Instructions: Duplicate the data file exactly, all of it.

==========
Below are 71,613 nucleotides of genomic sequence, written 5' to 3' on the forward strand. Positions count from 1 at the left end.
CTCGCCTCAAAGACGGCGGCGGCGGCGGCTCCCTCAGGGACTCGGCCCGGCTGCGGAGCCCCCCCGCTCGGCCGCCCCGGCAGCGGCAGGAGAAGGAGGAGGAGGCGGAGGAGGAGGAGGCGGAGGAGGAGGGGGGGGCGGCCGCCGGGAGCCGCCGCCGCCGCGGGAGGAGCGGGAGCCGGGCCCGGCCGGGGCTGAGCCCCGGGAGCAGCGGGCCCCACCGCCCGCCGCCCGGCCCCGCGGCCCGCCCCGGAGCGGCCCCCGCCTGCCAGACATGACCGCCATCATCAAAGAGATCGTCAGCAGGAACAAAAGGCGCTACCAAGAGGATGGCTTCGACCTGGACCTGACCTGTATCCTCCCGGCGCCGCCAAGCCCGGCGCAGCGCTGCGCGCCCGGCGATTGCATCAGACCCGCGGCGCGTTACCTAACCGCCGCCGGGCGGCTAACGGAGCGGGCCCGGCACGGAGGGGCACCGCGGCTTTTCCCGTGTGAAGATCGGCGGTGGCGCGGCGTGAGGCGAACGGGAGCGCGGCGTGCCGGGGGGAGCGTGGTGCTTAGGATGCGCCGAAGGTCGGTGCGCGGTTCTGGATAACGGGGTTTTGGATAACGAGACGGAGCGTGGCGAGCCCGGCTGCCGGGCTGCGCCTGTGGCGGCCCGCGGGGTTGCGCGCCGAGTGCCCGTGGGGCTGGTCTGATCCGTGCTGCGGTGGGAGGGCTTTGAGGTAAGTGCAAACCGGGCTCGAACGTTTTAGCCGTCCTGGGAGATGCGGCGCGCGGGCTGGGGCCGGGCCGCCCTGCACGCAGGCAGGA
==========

Below are 71,613 nucleotides of genomic sequence, written 5' to 3' on the forward strand. Positions count from 1 at the left end.
CTCGCCTCAAAGACGGCGGCGGCGGCGGCTCCCTCAGGGACTCGGCCCGGCTGCGGAGCCCCCCCGCTCGGCCGCCCCGGCAGCGGCAGGAGAAGGAGGAGGAGGCGGAGGAGGAGGAGGCGGAGGAGGAGGGGGGGGCGGCCGCCGGGAGCCGCCGCCGCCGCGGGAGGAGCGGGAGCCGGGCCCGGCCGGGGCTGAGCCCCGGGAGCAGCGGGCCCCACCGCCCGCCGCCCGGCCCCGCGGCCCGCCCCGGAGCGGCCCCCGCCTGCCAGACATGACCGCCATCATCAAAGAGATCGTCAGCAGGAACAAAAGGCGCTACCAAGAGGATGGCTTCGACCTGGACCTGACCTGTATCCTCCCGGCGCCGCCAAGCCCGGCGCAGCGCTGCGCGCCCGGCGATTGCATCAGACCCGCGGCGCGTTACCTAACCGCCGCCGGGCGGCTAACGGAGCGGGCCCGGCACGGAGGGGCACCGCGGCTTTTCCCGTGTGAAGATCGGCGGTGGCGCGGCGTGAGGCGAACGGGAGCGCGGCGTGCCGGGGGGAGCGTGGTGCTTAGGATGCGCCGAAGGTCGGTGCGCGGTTCTGGATAACGGGGTTTTGGATAACGAGACGGAGCGTGGCGAGCCCGGCTGCCGGGCTGCGCCTGTGGCGGCCCGCGGGGTTGCGCGCCGAGTGCCCGTGGGGCTGGTCTGATCCGTGCTGCGGTGGGAGGGCTTTGAGGTAAGTGCAAACCGGGCTCGAACGTTTTAGCCGTCCTGGGAGATGCGGCGCGCGGGCTGGGGCCGGGCCGCCCTGCACGCAGGCAGGA